Band: The Tourist Company
Following the success of their previous three EPs and a summer spent playing the Canadian music festival circuit, Vancouver’s The Tourist Company is gearing up to release their debut LP this fall. In anticipation of the release the album Apollo on October 21st, The Tourist Company released the single “Pedestals” on August 16th.
Formed in 2013, The Tourist Company has garnered considerable attention as a budding alternative pop-rock band. They have shared the stage with bands like We Are the City, Dear Rouge, and Fast Romantic, and their music has gotten extensive radio play (http://www.thetouristcompany.ca/biopedestals-release/).
The Tourist Company consists of Taylor Swindells (Vocals/Guitar), Jillian Levey (Vocals/Keys), Josué Quezada (Bass), and Brenon Parry (Drums). In “Pedestals”, the quartet is joined by Stephanie Chatman on violins, and Brian Chan on cellos. Written by The Tourist Company’s Taylor Swindells, “Pedestals” was mixed by Colin Stewart and mastered by Brock McFarlane. The track was recorded in The Space Studios in Vancouver, BC, engineered by Dan Klenner, and produced by Jordan Klassen. If that last name sounds familiar, it may be because Jordan released his second album Javelin earlier this year.
For those who enjoyed Javelin, “Pedestals” is fairly similar. Much like Jordan’s music, the music is soft and beautifully melodious, with attention given to the artistry of the track. There are no harsh beats or tones, and the rhythms seem to flow naturally throughout the music.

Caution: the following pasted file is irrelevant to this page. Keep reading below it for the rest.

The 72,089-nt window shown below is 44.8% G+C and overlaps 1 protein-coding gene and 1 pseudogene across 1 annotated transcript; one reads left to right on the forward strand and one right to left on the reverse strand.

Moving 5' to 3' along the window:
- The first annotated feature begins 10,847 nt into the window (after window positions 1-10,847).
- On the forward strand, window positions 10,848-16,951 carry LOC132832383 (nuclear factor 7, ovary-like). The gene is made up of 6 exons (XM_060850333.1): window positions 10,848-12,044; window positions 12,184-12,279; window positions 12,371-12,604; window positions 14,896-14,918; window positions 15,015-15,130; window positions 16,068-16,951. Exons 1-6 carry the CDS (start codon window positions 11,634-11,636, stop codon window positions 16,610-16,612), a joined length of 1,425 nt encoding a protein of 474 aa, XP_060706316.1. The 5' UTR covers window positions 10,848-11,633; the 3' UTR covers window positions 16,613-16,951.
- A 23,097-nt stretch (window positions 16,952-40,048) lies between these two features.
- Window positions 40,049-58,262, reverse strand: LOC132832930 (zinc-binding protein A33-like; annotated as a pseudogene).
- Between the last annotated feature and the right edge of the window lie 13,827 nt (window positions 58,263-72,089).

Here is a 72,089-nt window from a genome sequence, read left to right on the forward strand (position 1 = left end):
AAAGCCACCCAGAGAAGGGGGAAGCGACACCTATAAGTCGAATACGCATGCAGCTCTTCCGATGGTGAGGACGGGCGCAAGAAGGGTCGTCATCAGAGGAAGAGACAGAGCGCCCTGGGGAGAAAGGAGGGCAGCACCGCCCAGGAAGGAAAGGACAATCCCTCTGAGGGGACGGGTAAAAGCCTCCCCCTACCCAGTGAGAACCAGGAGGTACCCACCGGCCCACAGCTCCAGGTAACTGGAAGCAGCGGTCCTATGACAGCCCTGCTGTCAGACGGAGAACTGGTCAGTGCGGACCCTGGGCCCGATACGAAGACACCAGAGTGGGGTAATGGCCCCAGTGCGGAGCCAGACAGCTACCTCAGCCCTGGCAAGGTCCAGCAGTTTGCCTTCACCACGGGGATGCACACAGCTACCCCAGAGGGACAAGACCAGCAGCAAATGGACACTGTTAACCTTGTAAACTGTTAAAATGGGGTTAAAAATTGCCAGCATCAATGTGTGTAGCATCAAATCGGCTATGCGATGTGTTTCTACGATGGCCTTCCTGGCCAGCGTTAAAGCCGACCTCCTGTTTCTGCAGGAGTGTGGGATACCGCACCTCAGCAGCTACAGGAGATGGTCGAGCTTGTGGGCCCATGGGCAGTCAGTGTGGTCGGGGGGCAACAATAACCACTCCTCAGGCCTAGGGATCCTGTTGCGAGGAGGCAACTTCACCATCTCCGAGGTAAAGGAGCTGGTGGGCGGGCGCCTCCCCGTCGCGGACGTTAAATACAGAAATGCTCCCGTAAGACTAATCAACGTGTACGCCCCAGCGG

“Pedestals” opens with a light and steady beat that slowly crescendos into the string accompaniment. The lyrics and vocals are typical of the alternative pop-rock genre in that they deal with a troubled relationship, yet the chorus really punches a hole into the song. While the steady build to the chorus increases the momentum and anticipation, there is just something about that chorus that really stands out. The solo drum smash punctuates the transition perfectly, and the lyrical switch from an outward statement to an inward wish really sets it apart. The string accompaniment during the chorus also helps differentiate it from the rest of the song.
There is also the poetic quality of the lyrics. While they may sound repetitive at first, reading the lyrics on the band’s bandcamp page shows how much thought and care was given to the lyrics. The two A verses show a masterful understanding of the poetic form. The B verses and chorus that double at the same point in the song heighten the feelings of conflict. The additions of rhyme and repetition, in addition to a few other poetic devices, make the lyrics in “Pedestals” a poetical joy.
If you want to check out “Pedestals” the song can be found on The Tourist Company’s website and on iTunes and bandcamp. For those interested in checking them out live, The Tourist Company is playing at Rifflandia in Victoria on September 15th and at The Gateway in Calgary on October 21st. Full details can be found on their webpage.
Samantha currently uses her skills as a writer to promote independent musicians and raise awareness and support for many global, environmental, and humanitarian issues. Check out her website and blog at: http://sstevenswriter.wix.com/writer